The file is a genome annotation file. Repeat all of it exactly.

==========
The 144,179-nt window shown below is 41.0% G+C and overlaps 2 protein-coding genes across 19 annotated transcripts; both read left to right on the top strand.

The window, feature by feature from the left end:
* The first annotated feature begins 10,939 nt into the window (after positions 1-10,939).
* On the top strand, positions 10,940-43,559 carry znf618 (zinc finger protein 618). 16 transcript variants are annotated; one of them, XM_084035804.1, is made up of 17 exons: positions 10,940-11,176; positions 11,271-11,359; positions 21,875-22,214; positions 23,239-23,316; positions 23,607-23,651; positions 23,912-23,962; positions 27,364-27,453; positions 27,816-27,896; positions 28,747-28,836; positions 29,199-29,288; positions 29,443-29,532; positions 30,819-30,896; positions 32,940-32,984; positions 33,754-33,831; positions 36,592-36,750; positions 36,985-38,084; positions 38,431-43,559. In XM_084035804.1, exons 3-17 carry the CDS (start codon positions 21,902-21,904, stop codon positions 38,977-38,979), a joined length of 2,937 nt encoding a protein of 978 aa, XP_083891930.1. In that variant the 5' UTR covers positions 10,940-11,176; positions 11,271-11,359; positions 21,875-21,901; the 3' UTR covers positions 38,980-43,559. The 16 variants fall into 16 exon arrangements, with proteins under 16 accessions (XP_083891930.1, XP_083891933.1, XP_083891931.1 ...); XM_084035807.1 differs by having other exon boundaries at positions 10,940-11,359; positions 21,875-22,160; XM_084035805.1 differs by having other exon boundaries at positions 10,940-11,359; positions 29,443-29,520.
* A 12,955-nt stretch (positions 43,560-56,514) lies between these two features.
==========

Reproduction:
The 144,179-nt window shown below is 41.0% G+C and overlaps 2 protein-coding genes across 19 annotated transcripts; both read left to right on the top strand.

The window, feature by feature from the left end:
* The first annotated feature begins 10,939 nt into the window (after positions 1-10,939).
* On the top strand, positions 10,940-43,559 carry znf618 (zinc finger protein 618). 16 transcript variants are annotated; one of them, XM_084035804.1, is made up of 17 exons: positions 10,940-11,176; positions 11,271-11,359; positions 21,875-22,214; positions 23,239-23,316; positions 23,607-23,651; positions 23,912-23,962; positions 27,364-27,453; positions 27,816-27,896; positions 28,747-28,836; positions 29,199-29,288; positions 29,443-29,532; positions 30,819-30,896; positions 32,940-32,984; positions 33,754-33,831; positions 36,592-36,750; positions 36,985-38,084; positions 38,431-43,559. In XM_084035804.1, exons 3-17 carry the CDS (start codon positions 21,902-21,904, stop codon positions 38,977-38,979), a joined length of 2,937 nt encoding a protein of 978 aa, XP_083891930.1. In that variant the 5' UTR covers positions 10,940-11,176; positions 11,271-11,359; positions 21,875-21,901; the 3' UTR covers positions 38,980-43,559. The 16 variants fall into 16 exon arrangements, with proteins under 16 accessions (XP_083891930.1, XP_083891933.1, XP_083891931.1 ...); XM_084035807.1 differs by having other exon boundaries at positions 10,940-11,359; positions 21,875-22,160; XM_084035805.1 differs by having other exon boundaries at positions 10,940-11,359; positions 29,443-29,520.
* A 12,955-nt stretch (positions 43,560-56,514) lies between these two features.